Organisers defend Muslim conference
James Cusick is political correspondent of The Independent and The Independent on Sunday. As an experienced member of the lobby, he has previously worked at The Sunday Times and the BBC. His career as a journalist has been split between print and television, including senior positions as producer with Sir David Frost and at BBC Newsnight. He is also an award-winning golf and travel writer, working for over a decade as the UK contributing editor for one of the USA’s leading golf magazines. He broadcasts regularly for the BBC and CNN. He lives in London.
Thursday 04 August 1994
The conference, the largest of its kind in the West, is being organised by the Muslim Unity Organisation. However, most senior figures controlling the conference, and most invited speakers, are members of an organisation called Hizb ut Tahir, dedicated to he 'liberation' of Islam from the 52 nation states of the world.
Hizb ut Tahir, whose British branch was formed five years ago, is banned in some Middle East and Islamic countries. However, the organisers said their group's international activities, which had led to imprisonment of leading figures, were unjust.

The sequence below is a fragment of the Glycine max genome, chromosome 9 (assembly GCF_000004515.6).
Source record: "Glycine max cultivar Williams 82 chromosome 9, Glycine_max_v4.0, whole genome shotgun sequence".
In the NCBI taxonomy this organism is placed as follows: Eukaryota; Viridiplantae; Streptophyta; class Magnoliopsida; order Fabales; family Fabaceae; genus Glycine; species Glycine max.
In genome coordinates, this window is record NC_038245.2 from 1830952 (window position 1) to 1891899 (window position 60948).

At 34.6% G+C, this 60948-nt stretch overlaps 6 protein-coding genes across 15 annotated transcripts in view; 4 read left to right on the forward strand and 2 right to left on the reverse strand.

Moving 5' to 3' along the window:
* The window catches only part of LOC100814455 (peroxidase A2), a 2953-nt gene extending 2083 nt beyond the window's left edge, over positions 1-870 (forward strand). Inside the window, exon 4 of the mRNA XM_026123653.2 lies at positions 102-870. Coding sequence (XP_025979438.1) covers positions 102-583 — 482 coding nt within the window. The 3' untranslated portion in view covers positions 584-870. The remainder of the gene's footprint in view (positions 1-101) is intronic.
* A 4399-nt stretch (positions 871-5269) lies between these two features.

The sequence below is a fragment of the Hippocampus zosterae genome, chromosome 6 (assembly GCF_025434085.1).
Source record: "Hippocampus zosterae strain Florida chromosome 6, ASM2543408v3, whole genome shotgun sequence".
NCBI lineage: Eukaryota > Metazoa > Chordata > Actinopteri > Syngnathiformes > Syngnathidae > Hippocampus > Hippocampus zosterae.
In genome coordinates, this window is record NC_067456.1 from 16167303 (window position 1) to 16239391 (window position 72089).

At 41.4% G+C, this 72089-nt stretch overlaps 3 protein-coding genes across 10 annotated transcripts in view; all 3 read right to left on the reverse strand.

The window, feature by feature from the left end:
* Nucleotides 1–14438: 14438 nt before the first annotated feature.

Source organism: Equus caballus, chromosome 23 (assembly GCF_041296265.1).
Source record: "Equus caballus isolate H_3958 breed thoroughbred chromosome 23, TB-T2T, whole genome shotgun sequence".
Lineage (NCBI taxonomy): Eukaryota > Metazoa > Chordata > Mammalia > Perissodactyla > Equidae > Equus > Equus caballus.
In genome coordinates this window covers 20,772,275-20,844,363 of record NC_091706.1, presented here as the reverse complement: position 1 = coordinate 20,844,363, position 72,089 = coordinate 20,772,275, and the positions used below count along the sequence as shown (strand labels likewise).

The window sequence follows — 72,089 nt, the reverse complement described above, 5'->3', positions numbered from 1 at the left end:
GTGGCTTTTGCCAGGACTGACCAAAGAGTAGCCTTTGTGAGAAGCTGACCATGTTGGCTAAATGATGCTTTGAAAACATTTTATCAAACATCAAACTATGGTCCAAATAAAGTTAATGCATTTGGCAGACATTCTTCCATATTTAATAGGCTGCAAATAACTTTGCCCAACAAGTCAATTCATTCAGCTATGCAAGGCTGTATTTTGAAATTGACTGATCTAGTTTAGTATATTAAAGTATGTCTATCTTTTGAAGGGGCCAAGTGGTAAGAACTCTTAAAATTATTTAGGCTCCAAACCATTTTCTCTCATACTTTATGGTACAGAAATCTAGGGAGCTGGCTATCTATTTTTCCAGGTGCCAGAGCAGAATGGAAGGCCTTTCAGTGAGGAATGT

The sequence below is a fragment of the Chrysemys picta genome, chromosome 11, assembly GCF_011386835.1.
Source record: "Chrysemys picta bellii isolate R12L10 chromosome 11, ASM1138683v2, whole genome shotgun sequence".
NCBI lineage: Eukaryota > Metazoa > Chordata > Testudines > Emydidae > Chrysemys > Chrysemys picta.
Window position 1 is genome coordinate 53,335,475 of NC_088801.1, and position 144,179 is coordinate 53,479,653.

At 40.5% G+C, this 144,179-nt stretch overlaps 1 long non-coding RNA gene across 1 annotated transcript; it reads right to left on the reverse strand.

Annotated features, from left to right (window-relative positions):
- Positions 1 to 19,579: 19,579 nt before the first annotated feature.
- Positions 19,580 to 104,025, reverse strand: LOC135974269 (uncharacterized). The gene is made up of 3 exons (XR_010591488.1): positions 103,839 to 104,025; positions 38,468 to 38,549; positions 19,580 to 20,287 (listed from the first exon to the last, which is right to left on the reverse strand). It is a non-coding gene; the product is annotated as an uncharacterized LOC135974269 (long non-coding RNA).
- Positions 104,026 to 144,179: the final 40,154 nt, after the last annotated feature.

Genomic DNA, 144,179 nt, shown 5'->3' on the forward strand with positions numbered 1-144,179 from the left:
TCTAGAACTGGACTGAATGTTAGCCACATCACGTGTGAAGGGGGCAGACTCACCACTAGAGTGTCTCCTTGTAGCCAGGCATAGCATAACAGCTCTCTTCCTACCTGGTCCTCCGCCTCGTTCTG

The International Muslim Khilafah, as the conference is called, will discuss the establishment of a single Islamic state, to be headed by a khalif - a successor of Mohamed. The last Khilafah ended in 1924.
One Islamic academic said the idea was regarded as 'political fringe lunacy' by most of Britain's 1.5 million Muslims.
Since 1924, Hizb ut Tahir has believed that unity of the Islamic world has fragmented into 'illegitimate nation states'. The group's leaflets circulating in British universities, quoting the prophet Mohamed, openly state judgement will not come until 'the believers fight the Jews and kill them.'
The extremist language has alarmed British Jews. In the wake of last week's bombings, Brent council - whose borough includes Wembley - called on the Home Secretary to ban the conference. However the Home Office says it has no power to do so. Scotland Yard has said that if speakers were seen to incite racial violence, there would be individual arrests.
The conference's own literature calls for a 'determination to rid this earth of non-Islam and return to the Islamic way of life.' Another of Sunday's main speakers, addressing a preview of the conference last night, denied the conference would be racist.
Although one speaker indicated that Muslims in Lebanon had the right to hit back at 'legitimate Israeli targets', all the main speakers said that the Israeli embassy in London did not constitute a legitimate target.
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